18
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1answer
3k views

Why design new rocket engines instead of using the existing types?

Already in the 1960s rocket engines seem to have achieved near maximum chemical efficiency. What are the reasons for new designs being in demand? How much better could a new engine design be than the ...
18
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2answers
3k views

Why do pressure fed engines have combustion instabilities?

Reading about the Sea Dragon idea, I came upon this argument against it, which sounds compelling, but relies on more detailed knowledge than I have: Those are to be pressure-fed to avoid "...
17
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2answers
1k views

How do you confirm ignition in the combustion chamber of a rocket?

Is ignition confirmed using a temperature sensor, pressure sensor or another device?
17
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1answer
2k views

Why the non-symmetric design of rocket nozzles?

Although I have seen many perfectly symmetric nozzles, I have also seen designs such as this (Virgin Galactic) which is only symmetrical about one axis: Why is this?
16
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1answer
9k views

Why is the Russian approach to the aerodynamics of their rockets different?

Russian rockets look like this: They flare them out at the bottom. With their newest rocket, the Proton, the flared shape is gone but the boosters still have caps that angle in towards the main ...
16
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3answers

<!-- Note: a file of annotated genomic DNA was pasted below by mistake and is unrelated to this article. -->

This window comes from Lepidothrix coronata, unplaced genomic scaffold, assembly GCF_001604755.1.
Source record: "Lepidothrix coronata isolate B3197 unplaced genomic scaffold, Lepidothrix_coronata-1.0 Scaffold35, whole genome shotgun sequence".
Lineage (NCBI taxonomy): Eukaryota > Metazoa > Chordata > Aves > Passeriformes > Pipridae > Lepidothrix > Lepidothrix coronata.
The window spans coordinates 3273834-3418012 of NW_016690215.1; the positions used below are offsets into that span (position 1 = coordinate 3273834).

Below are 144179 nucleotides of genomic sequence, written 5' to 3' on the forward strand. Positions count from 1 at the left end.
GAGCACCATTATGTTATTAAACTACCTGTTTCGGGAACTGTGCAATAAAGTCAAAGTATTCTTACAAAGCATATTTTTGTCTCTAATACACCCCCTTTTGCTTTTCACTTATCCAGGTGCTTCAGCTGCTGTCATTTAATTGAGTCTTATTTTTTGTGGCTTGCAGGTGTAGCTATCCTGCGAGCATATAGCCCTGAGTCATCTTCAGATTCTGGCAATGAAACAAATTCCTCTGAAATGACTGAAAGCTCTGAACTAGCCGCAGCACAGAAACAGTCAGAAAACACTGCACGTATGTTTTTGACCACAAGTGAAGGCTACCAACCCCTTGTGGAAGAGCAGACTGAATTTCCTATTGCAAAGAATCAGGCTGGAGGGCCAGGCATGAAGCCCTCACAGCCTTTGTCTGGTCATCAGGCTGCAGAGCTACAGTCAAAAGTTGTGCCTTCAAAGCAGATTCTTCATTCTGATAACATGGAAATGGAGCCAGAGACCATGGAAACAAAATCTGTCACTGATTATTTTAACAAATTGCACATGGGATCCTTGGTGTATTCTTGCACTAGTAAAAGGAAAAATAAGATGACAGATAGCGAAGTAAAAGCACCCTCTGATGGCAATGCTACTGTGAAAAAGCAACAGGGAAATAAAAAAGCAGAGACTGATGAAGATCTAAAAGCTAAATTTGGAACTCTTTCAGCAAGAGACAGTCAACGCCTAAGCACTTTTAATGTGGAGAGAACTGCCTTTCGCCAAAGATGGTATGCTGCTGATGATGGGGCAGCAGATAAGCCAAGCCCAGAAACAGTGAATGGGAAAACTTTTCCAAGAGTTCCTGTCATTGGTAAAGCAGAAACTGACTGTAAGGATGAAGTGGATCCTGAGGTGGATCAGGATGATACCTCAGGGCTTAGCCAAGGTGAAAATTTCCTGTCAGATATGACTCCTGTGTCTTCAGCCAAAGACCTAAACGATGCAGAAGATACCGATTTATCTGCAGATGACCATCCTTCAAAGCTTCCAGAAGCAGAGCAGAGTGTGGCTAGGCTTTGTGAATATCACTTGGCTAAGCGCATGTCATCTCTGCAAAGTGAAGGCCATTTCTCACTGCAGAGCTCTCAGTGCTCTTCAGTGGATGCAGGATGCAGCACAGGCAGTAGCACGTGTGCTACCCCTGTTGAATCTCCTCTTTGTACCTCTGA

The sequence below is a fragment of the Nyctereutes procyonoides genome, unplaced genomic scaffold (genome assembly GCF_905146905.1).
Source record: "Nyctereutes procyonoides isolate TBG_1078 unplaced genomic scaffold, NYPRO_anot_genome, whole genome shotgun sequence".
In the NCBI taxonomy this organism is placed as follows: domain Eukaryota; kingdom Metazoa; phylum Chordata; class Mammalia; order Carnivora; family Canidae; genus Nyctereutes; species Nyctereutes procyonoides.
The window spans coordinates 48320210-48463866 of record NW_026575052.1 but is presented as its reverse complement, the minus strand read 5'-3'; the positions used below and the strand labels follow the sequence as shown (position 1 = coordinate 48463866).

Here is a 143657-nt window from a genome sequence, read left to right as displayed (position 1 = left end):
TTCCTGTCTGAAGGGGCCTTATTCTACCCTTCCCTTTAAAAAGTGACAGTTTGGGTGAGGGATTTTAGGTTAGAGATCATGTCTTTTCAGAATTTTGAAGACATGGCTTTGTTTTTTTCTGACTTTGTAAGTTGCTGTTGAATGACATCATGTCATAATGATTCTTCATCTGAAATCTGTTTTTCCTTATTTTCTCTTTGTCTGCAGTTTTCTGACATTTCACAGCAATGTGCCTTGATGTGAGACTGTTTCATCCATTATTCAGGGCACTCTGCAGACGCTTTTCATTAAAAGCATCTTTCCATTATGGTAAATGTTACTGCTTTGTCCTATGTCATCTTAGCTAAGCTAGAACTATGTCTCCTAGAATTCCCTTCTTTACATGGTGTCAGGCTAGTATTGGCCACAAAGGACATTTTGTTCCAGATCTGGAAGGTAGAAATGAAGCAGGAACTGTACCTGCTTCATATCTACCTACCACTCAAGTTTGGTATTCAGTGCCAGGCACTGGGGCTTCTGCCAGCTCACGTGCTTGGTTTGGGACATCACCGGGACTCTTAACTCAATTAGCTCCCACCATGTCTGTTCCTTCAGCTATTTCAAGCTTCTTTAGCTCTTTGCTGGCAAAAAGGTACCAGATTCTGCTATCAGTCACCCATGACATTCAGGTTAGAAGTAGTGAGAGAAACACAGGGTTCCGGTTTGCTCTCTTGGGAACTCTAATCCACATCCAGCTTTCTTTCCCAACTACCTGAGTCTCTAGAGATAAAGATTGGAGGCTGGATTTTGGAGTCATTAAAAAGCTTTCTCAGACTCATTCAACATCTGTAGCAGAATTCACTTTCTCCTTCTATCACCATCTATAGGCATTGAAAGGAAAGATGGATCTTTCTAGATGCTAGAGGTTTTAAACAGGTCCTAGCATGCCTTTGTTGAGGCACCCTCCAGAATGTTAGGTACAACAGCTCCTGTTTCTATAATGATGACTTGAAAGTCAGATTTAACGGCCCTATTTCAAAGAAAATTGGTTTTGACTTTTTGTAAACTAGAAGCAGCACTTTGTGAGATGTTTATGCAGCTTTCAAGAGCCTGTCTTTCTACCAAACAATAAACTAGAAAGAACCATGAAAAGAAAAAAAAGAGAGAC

922 views

Pumped propellant propulsion - is it viable?

A recent article on Slashdot got me thinking. While the article is about using electric turbopumps for moving fuel from tanks to engines during launch phase and is just a small, incremental ...
14
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5answers
4k views

Have Air-breathing Engines ever been used on a reentry vehicle, could they be?

For the purpose of this question I would like to assume there is no risk of life for the astronauts, or that the design would only be used for delivery of a non-ethically-sensitive payload. Looking at ...
14
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2answers
3k views

Benefit of Raptor Engines

I know that the Raptor engines are significantly different from the Merlin 1-D's since they use liquid methane and are cryogenic. However, what exactly enables the Raptor engines to produce a lot more ...
14
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1answer
2k views

What is that second (smoke) exhaust on a rocket engine for?

In this video of a Korea Aerospace Research Institute (KARI) rocket engine test, you can clearly see a second exhaust where thick smoke comes out. Is this an essential part of the engine, or just an ...